Walking down the streets of Soho these days, one rarely sees the light of day or feels the warmth of the sun, which is no small thing now that the low, yet constant, light of autumn has given way to the even lower and more fleeting light of winter. The cause of this unnatural darkness is scaffolding. On some streets in my neighborhood, so many buildings are being restored that the scaffolding forms a continuous overhang--a sort of ugly, makeshift arcade--stretching almost an entire block. Everywhere gangs of unskilled and no doubt undocumented and underpaid laborers are busy steam-cleaning, sometimes sand-blasting, decades of grime and layers of paint off the cast-iron facades of nineteenth-century commercial lofts. The New York City Landmark Commission designated Soho an historic district in 1973 because of its large concentration of these architecturally distinctive cast-iron buildings. Their charm is undeniable. Where else in New York is there a neighborhood of five- to six-story buildings, stately in appearance, with elaborate decoration based on classical orders and motifs--grand corinthian columns on one floor, ornamented balustrades on another, flattened arches topped with ornate cornices on yet another, even pediments, classical sculpture, and decorative urns at roof level?

Yet, for a number of years now, I have been increasingly ambivalent about the charm of my neighborhood and this is the direct consequence of reading John Ruskin. I can still remember the feeling of being caught up terribly short when I first read The Seven Lamps of Architecture, originally published in 1849--around the same time the cast-iron building that I live in was being constructed. The chapter that did so much to unsettle me was "The Lamp of Truth" and in it, Ruskin attacks "deceit" in architecture when it comes to the nature of the material being used or the amount of labor involved (a doctrine that would reach its apex in the modernist architectural aesthetic of truth in materials). I knew Ruskin was famous, even in his own time, for his often extravagant moral and aesthetic pronouncements, but I was taken aback when, at the close of a pitched argument against machine-made ornament, he declared, "I believe no cause to have been more active in the degradation of our national feeling for beauty than the constant use of cast-iron ornaments." Cast-iron ornaments--the very feature that led to Soho's landmark status--responsible for the degradation of our feeling for beauty? I, of course, was aware that the columns, balustrades, and cornices all around me had not been wrested into existence by the labor of stonecarvers; that they had, instead, appeared instantaneously by way of prefabricated molds. Every once in a while as we have walked down the street, my husband has pointed out a cast-iron panel that has come loose; one can clearly see that it had been bolted--like a veneer--onto the brick surface beneath it, that its mass and depth are illusions.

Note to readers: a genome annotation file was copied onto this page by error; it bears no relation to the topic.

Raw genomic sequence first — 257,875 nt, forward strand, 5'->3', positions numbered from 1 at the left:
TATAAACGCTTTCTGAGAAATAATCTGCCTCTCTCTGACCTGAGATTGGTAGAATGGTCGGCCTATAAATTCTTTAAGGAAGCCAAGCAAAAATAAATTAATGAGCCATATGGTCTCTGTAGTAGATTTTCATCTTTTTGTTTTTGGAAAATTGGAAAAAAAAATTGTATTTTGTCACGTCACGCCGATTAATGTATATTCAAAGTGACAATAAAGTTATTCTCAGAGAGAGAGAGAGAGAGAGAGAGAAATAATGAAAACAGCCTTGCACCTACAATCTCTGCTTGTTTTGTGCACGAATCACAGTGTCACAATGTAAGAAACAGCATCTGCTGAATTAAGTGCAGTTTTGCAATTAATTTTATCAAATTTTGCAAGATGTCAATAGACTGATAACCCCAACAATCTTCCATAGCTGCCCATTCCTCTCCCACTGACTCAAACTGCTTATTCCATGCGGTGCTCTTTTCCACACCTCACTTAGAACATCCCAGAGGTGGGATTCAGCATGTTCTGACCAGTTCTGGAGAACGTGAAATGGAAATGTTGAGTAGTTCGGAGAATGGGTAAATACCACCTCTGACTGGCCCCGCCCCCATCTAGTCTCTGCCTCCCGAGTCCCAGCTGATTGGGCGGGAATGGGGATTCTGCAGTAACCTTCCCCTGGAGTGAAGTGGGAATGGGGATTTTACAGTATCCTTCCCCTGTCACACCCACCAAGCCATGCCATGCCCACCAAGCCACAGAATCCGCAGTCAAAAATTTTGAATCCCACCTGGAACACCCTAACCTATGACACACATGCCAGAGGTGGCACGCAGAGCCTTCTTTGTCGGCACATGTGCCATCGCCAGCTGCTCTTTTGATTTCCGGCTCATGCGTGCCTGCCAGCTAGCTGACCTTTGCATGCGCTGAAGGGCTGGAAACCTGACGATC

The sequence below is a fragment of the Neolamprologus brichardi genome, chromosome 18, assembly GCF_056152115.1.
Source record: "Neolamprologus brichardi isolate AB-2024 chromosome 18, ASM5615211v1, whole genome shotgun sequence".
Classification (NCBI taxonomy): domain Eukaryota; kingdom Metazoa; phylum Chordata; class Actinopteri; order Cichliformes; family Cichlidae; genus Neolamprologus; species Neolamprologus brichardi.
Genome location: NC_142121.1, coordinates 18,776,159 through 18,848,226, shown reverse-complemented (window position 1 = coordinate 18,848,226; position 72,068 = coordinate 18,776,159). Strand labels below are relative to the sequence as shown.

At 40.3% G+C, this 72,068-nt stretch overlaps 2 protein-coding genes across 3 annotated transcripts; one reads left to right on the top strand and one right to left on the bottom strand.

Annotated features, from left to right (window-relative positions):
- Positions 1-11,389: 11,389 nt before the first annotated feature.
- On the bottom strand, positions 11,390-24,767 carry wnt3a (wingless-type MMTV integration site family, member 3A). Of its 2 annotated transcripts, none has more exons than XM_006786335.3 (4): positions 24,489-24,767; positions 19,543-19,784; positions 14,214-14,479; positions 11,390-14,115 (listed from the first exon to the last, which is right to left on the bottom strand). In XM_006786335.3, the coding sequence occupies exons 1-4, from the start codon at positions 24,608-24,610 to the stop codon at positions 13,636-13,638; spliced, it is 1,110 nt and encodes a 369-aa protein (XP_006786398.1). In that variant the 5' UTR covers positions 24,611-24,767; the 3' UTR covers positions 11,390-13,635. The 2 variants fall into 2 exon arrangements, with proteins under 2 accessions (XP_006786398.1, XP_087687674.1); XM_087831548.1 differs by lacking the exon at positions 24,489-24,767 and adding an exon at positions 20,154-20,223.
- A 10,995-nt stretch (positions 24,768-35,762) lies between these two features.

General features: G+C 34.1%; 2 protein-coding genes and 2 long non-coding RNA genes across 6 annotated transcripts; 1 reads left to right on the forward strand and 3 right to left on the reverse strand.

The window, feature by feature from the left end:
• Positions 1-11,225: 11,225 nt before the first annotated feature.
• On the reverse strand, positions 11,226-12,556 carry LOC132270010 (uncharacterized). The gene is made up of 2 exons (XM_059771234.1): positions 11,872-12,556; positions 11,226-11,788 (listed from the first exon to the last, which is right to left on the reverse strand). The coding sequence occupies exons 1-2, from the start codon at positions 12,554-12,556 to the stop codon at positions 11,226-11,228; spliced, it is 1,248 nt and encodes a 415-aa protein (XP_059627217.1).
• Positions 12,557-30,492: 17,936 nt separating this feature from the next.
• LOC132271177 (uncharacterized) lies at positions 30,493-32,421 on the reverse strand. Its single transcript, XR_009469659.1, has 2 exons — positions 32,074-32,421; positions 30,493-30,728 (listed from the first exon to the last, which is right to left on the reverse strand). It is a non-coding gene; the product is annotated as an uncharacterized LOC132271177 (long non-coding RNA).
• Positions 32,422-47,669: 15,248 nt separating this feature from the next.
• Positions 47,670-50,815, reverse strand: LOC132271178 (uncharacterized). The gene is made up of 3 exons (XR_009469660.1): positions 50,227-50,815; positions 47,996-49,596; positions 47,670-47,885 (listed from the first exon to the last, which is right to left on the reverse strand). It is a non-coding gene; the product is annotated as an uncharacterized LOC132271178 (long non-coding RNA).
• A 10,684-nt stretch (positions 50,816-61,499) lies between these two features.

Still, even knowing this, it had never occurred to me--that is, before reading Ruskin--that there was anything wrong with this illusion. I had always felt delighted, even privileged, to live among these rather eccentrically ornamented buildings, especially in New York, a city renowned for its classic modernist architecture, the epitome of the stringent machine aesthetic. But the further I read, the more unsettled I became, as I was made to see the world from a perspective radically more acute than my own. "No ornaments," Ruskin observed, "are so cold, clumsy, and vulgar, so essentially incapable of a fine line or shadow, as those of cast-iron." The Landmarks Commission and its civic pride in precisely this kind of ornament immediately came to mind, as did all the people in Soho sinking fortunes into cleaning and restoring their building fa?ades, not to mention, with some embarrassment, my own delight in these ornaments. It would, I thought, take an enormous fine-tuning in perception to actually see the classical ornaments of Soho through the eyes of one accustomed to the look and feel of the handmade, which would mean recognizing them for what they are--"deceits."

Ruskin, who felt in his bones the difference between "real decorations" and "vulgar and cheap substitutes," would have been aghast at, but perhaps not surprised by, the modern taste for cast iron. Thirty years after the first edition of Seven Lamps appeared, he brought out a new edition, which he freely annotated. One footnote that he added to his earlier attack on the dishonesty of mass-produced ornaments read: "Again too much fuss and metaphysics about a perfectly simple matter; inconclusive besides, for the dishonesty of machine work would cease, as soon as it became universally practised, of which universality there seems every likelihood these days." That is, I suppose, where we find ourselves today--so at home in the hard, straight, regular, utilitarian structures and surfaces of our machine-made, sheet-rock, vinyl world that few of us are even aware that there was once an entirely different world, a world made by hand.